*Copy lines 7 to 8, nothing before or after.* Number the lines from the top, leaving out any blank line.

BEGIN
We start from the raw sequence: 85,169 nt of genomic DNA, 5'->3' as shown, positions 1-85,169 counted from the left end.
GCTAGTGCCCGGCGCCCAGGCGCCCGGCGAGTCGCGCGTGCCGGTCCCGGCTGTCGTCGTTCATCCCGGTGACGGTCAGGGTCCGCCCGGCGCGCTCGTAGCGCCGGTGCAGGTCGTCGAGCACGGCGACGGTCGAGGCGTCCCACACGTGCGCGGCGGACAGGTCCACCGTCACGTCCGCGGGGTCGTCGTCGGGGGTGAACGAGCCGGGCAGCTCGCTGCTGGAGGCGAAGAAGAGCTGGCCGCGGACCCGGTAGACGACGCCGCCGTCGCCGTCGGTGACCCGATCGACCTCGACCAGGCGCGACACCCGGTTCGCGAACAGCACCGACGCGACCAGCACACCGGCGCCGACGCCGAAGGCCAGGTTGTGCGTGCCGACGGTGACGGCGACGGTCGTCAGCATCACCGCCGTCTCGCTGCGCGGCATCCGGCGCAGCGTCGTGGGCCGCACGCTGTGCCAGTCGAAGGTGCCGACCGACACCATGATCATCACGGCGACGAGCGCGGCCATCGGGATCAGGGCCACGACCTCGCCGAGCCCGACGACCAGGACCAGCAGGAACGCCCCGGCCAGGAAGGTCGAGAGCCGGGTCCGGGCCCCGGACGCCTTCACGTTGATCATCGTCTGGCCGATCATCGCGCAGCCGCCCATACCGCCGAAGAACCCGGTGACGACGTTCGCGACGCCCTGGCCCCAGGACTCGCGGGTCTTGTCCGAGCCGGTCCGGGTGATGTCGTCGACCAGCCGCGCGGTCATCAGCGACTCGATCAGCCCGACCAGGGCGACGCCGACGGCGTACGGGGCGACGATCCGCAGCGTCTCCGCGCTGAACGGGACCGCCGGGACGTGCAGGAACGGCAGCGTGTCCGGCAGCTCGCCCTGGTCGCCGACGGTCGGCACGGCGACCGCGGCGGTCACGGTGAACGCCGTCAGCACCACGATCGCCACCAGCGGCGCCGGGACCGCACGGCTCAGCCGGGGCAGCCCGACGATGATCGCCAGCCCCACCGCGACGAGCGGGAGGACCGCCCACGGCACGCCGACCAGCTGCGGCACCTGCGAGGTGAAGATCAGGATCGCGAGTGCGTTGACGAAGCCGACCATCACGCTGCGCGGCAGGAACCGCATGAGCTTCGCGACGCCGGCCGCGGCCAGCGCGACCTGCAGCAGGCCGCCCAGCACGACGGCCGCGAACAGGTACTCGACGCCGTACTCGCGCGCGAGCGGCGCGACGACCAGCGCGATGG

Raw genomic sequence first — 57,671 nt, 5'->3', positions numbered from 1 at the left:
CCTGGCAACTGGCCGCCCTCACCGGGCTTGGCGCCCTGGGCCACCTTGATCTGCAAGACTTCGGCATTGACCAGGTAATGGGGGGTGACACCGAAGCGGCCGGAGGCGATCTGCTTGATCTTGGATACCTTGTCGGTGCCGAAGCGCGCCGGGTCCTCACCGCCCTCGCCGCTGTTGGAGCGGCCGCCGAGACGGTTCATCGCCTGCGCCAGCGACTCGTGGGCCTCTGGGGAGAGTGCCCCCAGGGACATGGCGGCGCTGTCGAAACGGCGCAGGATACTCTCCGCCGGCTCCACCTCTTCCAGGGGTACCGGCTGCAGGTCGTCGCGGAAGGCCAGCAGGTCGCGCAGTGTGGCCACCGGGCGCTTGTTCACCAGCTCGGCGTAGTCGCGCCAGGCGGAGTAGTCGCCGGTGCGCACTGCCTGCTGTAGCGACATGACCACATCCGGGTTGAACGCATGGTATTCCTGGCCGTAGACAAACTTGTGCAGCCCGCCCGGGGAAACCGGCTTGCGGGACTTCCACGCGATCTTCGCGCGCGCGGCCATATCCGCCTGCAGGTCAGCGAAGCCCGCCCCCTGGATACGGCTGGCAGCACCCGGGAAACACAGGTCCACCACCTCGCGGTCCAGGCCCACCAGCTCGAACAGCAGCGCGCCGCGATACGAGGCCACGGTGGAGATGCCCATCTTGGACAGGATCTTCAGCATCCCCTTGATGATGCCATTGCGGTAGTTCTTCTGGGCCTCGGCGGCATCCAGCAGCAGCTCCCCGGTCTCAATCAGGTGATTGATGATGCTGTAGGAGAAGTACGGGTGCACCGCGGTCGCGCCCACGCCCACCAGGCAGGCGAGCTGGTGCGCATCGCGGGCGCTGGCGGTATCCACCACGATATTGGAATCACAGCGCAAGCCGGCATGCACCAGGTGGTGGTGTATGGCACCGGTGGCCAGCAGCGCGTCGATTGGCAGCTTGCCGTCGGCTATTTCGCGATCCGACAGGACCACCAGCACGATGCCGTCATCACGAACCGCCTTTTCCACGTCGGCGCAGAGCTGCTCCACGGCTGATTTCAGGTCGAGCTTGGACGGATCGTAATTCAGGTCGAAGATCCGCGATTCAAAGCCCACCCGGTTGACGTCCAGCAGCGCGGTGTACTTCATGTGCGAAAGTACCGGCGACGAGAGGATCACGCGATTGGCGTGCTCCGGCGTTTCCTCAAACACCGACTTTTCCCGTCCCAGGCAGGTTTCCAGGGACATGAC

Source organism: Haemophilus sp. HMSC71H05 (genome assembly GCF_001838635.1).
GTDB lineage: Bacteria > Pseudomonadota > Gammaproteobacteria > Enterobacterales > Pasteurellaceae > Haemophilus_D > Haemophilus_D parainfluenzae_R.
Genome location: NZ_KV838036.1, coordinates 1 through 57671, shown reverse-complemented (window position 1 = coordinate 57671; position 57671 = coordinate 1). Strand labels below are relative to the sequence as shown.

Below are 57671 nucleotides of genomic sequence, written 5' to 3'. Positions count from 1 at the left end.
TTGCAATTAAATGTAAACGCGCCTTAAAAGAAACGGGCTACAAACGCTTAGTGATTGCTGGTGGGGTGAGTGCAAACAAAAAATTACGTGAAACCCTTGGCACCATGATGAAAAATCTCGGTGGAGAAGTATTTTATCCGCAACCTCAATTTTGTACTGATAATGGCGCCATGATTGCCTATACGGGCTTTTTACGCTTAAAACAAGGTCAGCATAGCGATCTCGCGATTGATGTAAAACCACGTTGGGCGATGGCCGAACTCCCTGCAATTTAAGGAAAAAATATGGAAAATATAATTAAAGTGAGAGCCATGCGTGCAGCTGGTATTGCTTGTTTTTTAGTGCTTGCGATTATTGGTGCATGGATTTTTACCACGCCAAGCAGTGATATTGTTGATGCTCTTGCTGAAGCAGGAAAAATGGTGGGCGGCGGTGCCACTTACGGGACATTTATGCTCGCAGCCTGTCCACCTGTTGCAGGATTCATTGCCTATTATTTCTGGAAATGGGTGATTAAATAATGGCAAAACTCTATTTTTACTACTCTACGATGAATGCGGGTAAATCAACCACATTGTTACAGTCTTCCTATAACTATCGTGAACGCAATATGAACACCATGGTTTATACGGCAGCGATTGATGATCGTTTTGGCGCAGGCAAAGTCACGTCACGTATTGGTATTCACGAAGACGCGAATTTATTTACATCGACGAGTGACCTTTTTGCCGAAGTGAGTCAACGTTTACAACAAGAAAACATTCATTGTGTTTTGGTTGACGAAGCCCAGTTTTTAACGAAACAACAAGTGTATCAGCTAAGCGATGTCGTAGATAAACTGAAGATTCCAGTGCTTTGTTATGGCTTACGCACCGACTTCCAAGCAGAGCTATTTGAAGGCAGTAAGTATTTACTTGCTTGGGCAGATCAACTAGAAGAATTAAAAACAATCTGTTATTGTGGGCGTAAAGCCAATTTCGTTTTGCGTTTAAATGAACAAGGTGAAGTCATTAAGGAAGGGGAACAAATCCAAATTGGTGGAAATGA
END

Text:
Genome location: NZ_KV838036.1, coordinates 1 through 57671, shown reverse-complemented (window position 1 = coordinate 57671; position 57671 = coordinate 1). Strand labels below are relative to the sequence as shown.

Below are 57671 nucleotides of genomic sequence, written 5' to 3'. Positions count from 1 at the left end.